One of the first Cambodian climbers I made friends with is an older couple who has survived the Khmer Rouge. The first time the wife got on the walls outside, she was so scared and she could go up only a few feet before wanting to come down. I watched her climb higher and higher each time we went out together until one day she reached the top. I was so proud of her for her perseverance. Climbing has taught me to keep taking small steps forward even if I’m not quite sure if I could finish something.
BB: We love Phnom Penh Climbing Gym’s vision for the local community. Tell us more about that.
ML: We have 2 visions for Phnom Climb. One is to build an inclusive community of Cambodian and expat climbers, and the other is to support organizations that work with vulnerable people to build up confidence, trust, and physical endurance through climbing.
In Phnom Penh, the expat and the Cambodians live very separate lives and there are few social places where they overlap. We see climbing as something that can transcends differences because climbing is fun regardless of your nationality, economics, education, etc. I met so many different kinds of people when I was climbing in NYC and I was envisioning a similar diversity at Phnom Climb.
BB: How has climbing empowered, evolved and united the local community, particularly the women and children in Phnom Penh?
ML: There is a small climbing NGO in Siem Reap – Angkor Climbers Net – that teaches public school kids how to climb. These kids often come from the countryside and are quite poor. The wall is simple, but it’s a place of refuge for many of them. It was such a privilege to be able to hire two of the boys who finished High School and wanted to study in Phnom Penh. We were able to give them their first jobs at Phnom Climb, doing something they love instead of the typical jobs their peers get – cleaners in hotels or workers in restaurants.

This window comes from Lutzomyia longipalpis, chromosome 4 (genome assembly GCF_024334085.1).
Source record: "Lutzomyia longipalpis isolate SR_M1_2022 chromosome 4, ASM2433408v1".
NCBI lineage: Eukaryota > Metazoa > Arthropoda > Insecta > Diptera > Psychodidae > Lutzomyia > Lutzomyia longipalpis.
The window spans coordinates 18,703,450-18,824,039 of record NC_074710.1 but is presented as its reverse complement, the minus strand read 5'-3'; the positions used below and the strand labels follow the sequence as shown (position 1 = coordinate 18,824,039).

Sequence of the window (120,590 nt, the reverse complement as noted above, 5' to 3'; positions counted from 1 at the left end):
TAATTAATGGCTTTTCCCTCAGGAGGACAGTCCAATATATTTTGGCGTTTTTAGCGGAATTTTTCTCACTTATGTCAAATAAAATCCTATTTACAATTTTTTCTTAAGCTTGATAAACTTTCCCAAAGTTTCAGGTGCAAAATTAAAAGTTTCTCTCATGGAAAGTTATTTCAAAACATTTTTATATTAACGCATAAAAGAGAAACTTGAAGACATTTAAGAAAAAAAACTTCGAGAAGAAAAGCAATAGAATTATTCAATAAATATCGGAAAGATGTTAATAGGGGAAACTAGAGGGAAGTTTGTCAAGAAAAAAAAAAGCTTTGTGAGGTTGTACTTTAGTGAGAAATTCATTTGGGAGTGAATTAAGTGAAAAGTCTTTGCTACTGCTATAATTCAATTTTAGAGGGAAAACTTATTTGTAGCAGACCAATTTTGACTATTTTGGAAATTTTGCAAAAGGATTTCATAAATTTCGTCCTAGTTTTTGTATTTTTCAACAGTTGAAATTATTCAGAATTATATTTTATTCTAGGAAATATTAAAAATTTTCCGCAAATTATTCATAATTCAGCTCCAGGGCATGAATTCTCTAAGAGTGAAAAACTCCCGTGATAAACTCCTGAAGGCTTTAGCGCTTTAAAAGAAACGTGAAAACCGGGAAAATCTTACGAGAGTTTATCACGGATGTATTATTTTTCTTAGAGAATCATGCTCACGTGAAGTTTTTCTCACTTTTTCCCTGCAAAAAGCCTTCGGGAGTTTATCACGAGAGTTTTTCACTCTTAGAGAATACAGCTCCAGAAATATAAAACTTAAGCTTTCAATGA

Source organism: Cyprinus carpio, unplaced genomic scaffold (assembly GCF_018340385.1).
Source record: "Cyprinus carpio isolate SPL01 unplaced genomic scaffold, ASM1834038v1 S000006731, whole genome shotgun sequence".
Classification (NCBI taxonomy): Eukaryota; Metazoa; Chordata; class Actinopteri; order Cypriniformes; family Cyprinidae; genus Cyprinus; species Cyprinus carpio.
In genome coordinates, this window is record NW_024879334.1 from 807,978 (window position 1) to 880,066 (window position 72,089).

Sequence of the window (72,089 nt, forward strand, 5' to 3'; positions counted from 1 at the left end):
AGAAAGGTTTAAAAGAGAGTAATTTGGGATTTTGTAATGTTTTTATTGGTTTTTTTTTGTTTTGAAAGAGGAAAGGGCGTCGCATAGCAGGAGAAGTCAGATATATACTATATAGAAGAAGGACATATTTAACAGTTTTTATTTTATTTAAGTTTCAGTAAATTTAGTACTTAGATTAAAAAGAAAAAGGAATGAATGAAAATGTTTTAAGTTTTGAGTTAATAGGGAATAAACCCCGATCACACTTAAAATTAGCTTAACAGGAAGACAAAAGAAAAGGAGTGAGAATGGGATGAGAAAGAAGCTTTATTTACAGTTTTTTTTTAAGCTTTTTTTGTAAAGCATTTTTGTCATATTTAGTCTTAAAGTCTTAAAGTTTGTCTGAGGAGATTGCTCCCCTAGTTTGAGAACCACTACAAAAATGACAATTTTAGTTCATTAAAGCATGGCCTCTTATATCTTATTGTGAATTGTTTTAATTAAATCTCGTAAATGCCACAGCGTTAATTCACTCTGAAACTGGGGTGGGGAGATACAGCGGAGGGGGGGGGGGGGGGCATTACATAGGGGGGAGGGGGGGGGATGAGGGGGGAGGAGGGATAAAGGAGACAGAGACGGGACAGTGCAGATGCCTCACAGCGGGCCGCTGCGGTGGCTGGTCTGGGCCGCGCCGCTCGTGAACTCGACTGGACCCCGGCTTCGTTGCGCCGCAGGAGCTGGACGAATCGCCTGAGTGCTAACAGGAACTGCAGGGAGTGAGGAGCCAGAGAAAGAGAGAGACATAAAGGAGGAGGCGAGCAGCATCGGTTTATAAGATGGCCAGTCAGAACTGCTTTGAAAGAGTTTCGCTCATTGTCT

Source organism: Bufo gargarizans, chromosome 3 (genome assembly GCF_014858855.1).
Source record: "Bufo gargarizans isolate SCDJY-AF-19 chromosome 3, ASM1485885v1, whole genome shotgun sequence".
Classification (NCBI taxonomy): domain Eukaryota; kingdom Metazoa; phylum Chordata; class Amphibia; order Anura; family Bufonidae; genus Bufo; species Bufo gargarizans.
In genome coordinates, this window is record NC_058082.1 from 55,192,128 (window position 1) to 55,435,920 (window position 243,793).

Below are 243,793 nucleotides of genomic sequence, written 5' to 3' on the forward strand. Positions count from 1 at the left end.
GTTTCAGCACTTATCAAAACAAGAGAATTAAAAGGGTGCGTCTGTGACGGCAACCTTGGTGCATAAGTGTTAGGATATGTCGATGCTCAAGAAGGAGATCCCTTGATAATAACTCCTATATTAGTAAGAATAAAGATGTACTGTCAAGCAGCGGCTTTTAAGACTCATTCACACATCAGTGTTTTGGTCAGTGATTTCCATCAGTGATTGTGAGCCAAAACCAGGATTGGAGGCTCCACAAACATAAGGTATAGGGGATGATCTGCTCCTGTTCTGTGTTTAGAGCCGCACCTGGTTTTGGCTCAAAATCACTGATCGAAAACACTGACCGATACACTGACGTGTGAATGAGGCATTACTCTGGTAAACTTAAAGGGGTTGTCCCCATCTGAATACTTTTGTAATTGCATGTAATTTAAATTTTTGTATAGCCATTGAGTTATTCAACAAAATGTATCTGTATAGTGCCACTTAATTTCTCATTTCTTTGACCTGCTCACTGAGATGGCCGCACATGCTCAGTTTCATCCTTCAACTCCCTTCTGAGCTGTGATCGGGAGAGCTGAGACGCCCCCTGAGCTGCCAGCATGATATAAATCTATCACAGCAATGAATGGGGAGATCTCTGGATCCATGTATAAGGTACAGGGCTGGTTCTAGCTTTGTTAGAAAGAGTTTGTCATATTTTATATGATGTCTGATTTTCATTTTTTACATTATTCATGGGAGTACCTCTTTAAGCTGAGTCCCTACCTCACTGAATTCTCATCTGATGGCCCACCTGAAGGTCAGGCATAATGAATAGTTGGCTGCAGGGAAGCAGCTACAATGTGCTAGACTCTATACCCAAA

These boys are our teachers in climbing while we are teaching them English and other subjects. We’ve also been able to partner with small organizations working with young Cambodians and teach them how to climb. It was such a joy to watch them have lots of fun on the crashpads!
BB: The outdoor trips you’ve led locally sound incredible. What is involved in getting people new to climbing (and the outdoors) out to the local crags?
ML: We initially used Facebook to organize climbing events. We posted the dates of a trip and then did a headcount. If there were enough for a mini-van, we organized one. We would meet up at 6:00 am and drive 1.5 hours outside of town to a small climbing area off the main road. If we get there around 7:30, we could get a few hours of climbing before it gets incredibly hot – we’re talking about above 100 degrees and in the sun! The view at the top is of rice fields and village life – I think many of the new climbers loved that reward.
BB: What inspires and ignites you?
ML: My faith inspires me to do more in life than pursue money, career, and reputation. I want to leave the world in a better place and I love spending time with people who also want the same thing. I’m generally a hopeful person and I want to believe that my actions can positively affect someone’s day.
BB: What a beautiful vision – thank you for sharing that! And finally, what advice would you give to female climbers just starting out?
ML: Get on the wall often and climb! That’s the only way to get stronger. Try the climbs you think you can’t do and slowly be amazed by how strong you really are! Work the overhangs too – they’re not only for the guys! 🙂 Women have really flexible bodies and we can use our grace to get to the top of overhangs too. Most importantly, have fun climbing!